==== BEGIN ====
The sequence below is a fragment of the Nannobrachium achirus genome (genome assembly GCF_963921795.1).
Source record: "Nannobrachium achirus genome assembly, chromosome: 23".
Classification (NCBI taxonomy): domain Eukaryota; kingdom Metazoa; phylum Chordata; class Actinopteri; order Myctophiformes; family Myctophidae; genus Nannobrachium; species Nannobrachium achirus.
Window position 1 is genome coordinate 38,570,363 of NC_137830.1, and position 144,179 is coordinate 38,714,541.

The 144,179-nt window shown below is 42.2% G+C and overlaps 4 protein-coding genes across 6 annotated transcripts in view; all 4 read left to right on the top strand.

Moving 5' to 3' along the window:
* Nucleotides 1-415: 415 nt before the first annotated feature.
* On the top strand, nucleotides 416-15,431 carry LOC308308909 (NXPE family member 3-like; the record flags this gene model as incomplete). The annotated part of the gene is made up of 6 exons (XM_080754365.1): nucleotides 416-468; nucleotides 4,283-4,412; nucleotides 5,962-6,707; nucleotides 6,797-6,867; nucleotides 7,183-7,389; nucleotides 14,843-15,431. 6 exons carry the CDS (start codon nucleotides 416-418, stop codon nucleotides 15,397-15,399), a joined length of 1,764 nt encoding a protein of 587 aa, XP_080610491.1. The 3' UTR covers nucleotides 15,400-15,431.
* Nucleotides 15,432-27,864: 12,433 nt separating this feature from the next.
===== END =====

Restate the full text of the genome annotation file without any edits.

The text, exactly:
The sequence below is a fragment of the Nannobrachium achirus genome (genome assembly GCF_963921795.1).
Source record: "Nannobrachium achirus genome assembly, chromosome: 23".
Classification (NCBI taxonomy): domain Eukaryota; kingdom Metazoa; phylum Chordata; class Actinopteri; order Myctophiformes; family Myctophidae; genus Nannobrachium; species Nannobrachium achirus.
Window position 1 is genome coordinate 38,570,363 of NC_137830.1, and position 144,179 is coordinate 38,714,541.

The 144,179-nt window shown below is 42.2% G+C and overlaps 4 protein-coding genes across 6 annotated transcripts in view; all 4 read left to right on the top strand.

Moving 5' to 3' along the window:
* Nucleotides 1-415: 415 nt before the first annotated feature.
* On the top strand, nucleotides 416-15,431 carry LOC308308909 (NXPE family member 3-like; the record flags this gene model as incomplete). The annotated part of the gene is made up of 6 exons (XM_080754365.1): nucleotides 416-468; nucleotides 4,283-4,412; nucleotides 5,962-6,707; nucleotides 6,797-6,867; nucleotides 7,183-7,389; nucleotides 14,843-15,431. 6 exons carry the CDS (start codon nucleotides 416-418, stop codon nucleotides 15,397-15,399), a joined length of 1,764 nt encoding a protein of 587 aa, XP_080610491.1. The 3' UTR covers nucleotides 15,400-15,431.
* Nucleotides 15,432-27,864: 12,433 nt separating this feature from the next.